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Cabinet approves internet subsidies and scheme for full-day high schools

Υπουργός Παιδείας – Δήλωση για τη
Education Minister Prodromos Prodromou

Cabinet on Thursday agreed to offer subsidies aimed at boosting internet connectivity speeds, to expand a pilot programme in education for full-day schools and increase the state funds for de minimis aid.

Chaired by President Nicos Anastasiades, the ministers agreed to increase the 2023 de minimis budget by 12 per cent, reaching €17.7 million. This is in line with a continuing increase as the amount was €15.8m in 2022 and €12.7m in 2021.

Deputy government spokeswoman Niovi Parisinou said last year, 163 departments and 288 programmes were funded through the budget, of which 120 were children’s daycare centres, nurseries and other projects targeting children.

Cabinet also approved the ‘funding connectivity scheme’ aiming to meet demand for faster internet. The scheme covers the set-up cost and part of the monthly subscription prices for a year for broadband speeds of at least 200Mbps. The government will cover up to €120 per internet connection for one year.

Beneficiaries are those who are setting up an internet connection for the first time or seeking to increase their broadband speed which should be less than 100Mbps connected to services of at least 200 Mbps, regardless of technology.

The scheme covers beneficiaries living in the Republic of Cyprus with funding stemming from the recovery and resiliency plan amounting to €10m with the option of an extra €2m if requested from the government. The scheme will be in place until mid 2025, as part of the Cyprus-Tomorrow plan.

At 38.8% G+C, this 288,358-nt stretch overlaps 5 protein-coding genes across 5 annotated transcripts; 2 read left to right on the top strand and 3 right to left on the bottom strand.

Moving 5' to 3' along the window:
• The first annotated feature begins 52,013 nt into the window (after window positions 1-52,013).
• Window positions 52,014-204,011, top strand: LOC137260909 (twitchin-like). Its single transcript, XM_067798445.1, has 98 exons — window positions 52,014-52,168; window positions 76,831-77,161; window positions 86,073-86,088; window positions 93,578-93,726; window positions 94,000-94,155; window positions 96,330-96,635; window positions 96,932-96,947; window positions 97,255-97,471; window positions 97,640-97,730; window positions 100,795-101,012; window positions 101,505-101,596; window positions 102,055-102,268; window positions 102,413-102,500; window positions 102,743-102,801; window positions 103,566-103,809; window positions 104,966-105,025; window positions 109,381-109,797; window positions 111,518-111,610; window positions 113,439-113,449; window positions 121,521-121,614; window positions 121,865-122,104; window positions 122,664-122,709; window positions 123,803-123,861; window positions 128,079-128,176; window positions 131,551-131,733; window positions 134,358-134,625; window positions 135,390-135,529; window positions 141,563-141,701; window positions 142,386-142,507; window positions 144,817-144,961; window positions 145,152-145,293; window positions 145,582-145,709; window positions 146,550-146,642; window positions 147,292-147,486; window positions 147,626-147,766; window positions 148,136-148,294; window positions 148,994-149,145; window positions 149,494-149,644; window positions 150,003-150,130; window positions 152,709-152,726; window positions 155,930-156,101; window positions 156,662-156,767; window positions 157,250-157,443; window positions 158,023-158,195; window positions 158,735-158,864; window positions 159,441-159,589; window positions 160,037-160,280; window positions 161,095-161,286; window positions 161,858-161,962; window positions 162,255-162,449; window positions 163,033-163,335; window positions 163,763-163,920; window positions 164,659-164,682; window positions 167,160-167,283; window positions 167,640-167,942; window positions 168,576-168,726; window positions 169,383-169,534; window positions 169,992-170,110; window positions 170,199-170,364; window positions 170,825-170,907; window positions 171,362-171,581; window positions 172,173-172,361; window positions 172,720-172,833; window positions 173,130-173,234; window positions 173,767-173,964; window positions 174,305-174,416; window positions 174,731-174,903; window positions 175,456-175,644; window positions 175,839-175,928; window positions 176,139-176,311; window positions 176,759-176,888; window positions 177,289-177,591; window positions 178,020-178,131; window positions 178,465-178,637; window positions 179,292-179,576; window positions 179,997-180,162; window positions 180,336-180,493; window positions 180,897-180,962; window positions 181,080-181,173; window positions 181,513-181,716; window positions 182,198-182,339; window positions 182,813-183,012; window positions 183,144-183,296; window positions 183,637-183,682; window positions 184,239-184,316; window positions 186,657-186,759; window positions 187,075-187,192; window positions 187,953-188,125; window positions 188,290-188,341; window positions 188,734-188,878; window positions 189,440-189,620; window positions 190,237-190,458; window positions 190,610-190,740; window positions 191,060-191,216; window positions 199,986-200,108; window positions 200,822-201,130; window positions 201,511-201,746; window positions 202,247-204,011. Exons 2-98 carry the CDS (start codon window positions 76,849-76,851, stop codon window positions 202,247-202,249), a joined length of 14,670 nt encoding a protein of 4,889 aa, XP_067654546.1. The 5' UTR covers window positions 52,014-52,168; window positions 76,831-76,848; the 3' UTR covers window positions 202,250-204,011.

In the education sphere, Cabinet decided to gradually extend the pilot scheme for full-day high schools across all districts in Cyprus. It was first decided to be rolled out in the Pancyprian Nicosia high school and the Lanitio in Limassol on October 12, 2022 as a pilot scheme and “due to its success and positive results” it will be rolled out based on the Nicosia model.

Additionally, ministers also decided to roll out an interdisciplinary full-day school with two possible directions: STEAM (science, technology, engineering, the arts and mathematics) as well as Greek language and culture. This will be available in one high school in every city, starting in the 2023-2024 academic year.

The school will offer the same classes as regular high schools but in the afternoon will allow students to give more emphasis on the two tracks available. It will be project-based learning, Parisinou explained.

According to Education Minister Prodromos Prodromou, Cabinet also rubberstamped the creation of an education, research and innovation center in Athalassa, where the Franco Cypriot School, the Cyprus Institute and the adjacent Agricultural Research Institute will be integrated.

Lastly, the ministers jointly agreed to set up an evaluation centre for special education aiming to overcome a number of operational issues the government has observed on a district level. The bill will head to parliament and a detailed announcement will follow, Prodromou said.

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